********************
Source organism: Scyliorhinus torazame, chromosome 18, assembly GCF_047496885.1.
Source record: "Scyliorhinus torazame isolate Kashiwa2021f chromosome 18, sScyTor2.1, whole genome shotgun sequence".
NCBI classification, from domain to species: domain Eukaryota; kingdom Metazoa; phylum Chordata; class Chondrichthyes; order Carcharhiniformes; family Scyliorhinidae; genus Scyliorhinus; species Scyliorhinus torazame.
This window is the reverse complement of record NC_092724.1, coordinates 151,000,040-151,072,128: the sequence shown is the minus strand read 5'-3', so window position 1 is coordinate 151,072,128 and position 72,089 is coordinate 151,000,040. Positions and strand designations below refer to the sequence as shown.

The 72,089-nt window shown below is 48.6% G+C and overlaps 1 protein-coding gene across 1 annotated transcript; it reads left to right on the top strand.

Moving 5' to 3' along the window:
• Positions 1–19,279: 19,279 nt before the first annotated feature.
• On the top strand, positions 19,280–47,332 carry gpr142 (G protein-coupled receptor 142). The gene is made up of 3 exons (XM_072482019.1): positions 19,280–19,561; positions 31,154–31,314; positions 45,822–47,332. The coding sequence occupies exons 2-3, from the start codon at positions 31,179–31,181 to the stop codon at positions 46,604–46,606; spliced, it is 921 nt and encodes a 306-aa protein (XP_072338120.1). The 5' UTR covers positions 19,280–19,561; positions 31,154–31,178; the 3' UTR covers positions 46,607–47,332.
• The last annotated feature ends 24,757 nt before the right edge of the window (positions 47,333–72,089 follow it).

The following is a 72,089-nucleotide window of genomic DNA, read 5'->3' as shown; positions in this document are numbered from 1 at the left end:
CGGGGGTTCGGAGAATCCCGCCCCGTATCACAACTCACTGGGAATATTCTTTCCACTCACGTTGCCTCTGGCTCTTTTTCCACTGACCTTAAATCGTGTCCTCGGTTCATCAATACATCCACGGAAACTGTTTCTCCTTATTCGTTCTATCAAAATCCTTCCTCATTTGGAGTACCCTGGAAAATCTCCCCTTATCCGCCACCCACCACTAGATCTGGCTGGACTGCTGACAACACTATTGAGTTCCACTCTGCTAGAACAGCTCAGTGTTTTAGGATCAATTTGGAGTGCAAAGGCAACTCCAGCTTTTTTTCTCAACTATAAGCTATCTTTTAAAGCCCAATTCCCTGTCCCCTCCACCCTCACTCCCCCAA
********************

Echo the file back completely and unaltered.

Source organism: Scyliorhinus torazame, chromosome 18, assembly GCF_047496885.1.
Source record: "Scyliorhinus torazame isolate Kashiwa2021f chromosome 18, sScyTor2.1, whole genome shotgun sequence".
NCBI classification, from domain to species: domain Eukaryota; kingdom Metazoa; phylum Chordata; class Chondrichthyes; order Carcharhiniformes; family Scyliorhinidae; genus Scyliorhinus; species Scyliorhinus torazame.
This window is the reverse complement of record NC_092724.1, coordinates 151,000,040-151,072,128: the sequence shown is the minus strand read 5'-3', so window position 1 is coordinate 151,072,128 and position 72,089 is coordinate 151,000,040. Positions and strand designations below refer to the sequence as shown.

The 72,089-nt window shown below is 48.6% G+C and overlaps 1 protein-coding gene across 1 annotated transcript; it reads left to right on the top strand.

Moving 5' to 3' along the window:
• Positions 1–19,279: 19,279 nt before the first annotated feature.
• On the top strand, positions 19,280–47,332 carry gpr142 (G protein-coupled receptor 142). The gene is made up of 3 exons (XM_072482019.1): positions 19,280–19,561; positions 31,154–31,314; positions 45,822–47,332. The coding sequence occupies exons 2-3, from the start codon at positions 31,179–31,181 to the stop codon at positions 46,604–46,606; spliced, it is 921 nt and encodes a 306-aa protein (XP_072338120.1). The 5' UTR covers positions 19,280–19,561; positions 31,154–31,178; the 3' UTR covers positions 46,607–47,332.
• The last annotated feature ends 24,757 nt before the right edge of the window (positions 47,333–72,089 follow it).

The following is a 72,089-nucleotide window of genomic DNA, read 5'->3' as shown; positions in this document are numbered from 1 at the left end:
CGGGGGTTCGGAGAATCCCGCCCCGTATCACAACTCACTGGGAATATTCTTTCCACTCACGTTGCCTCTGGCTCTTTTTCCACTGACCTTAAATCGTGTCCTCGGTTCATCAATACATCCACGGAAACTGTTTCTCCTTATTCGTTCTATCAAAATCCTTCCTCATTTGGAGTACCCTGGAAAATCTCCCCTTATCCGCCACCCACCACTAGATCTGGCTGGACTGCTGACAACACTATTGAGTTCCACTCTGCTAGAACAGCTCAGTGTTTTAGGATCAATTTGGAGTGCAAAGGCAACTCCAGCTTTTTTTCTCAACTATAAGCTATCTTTTAAAGCCCAATTCCCTGTCCCCTCCACCCTCACTCCCCCAA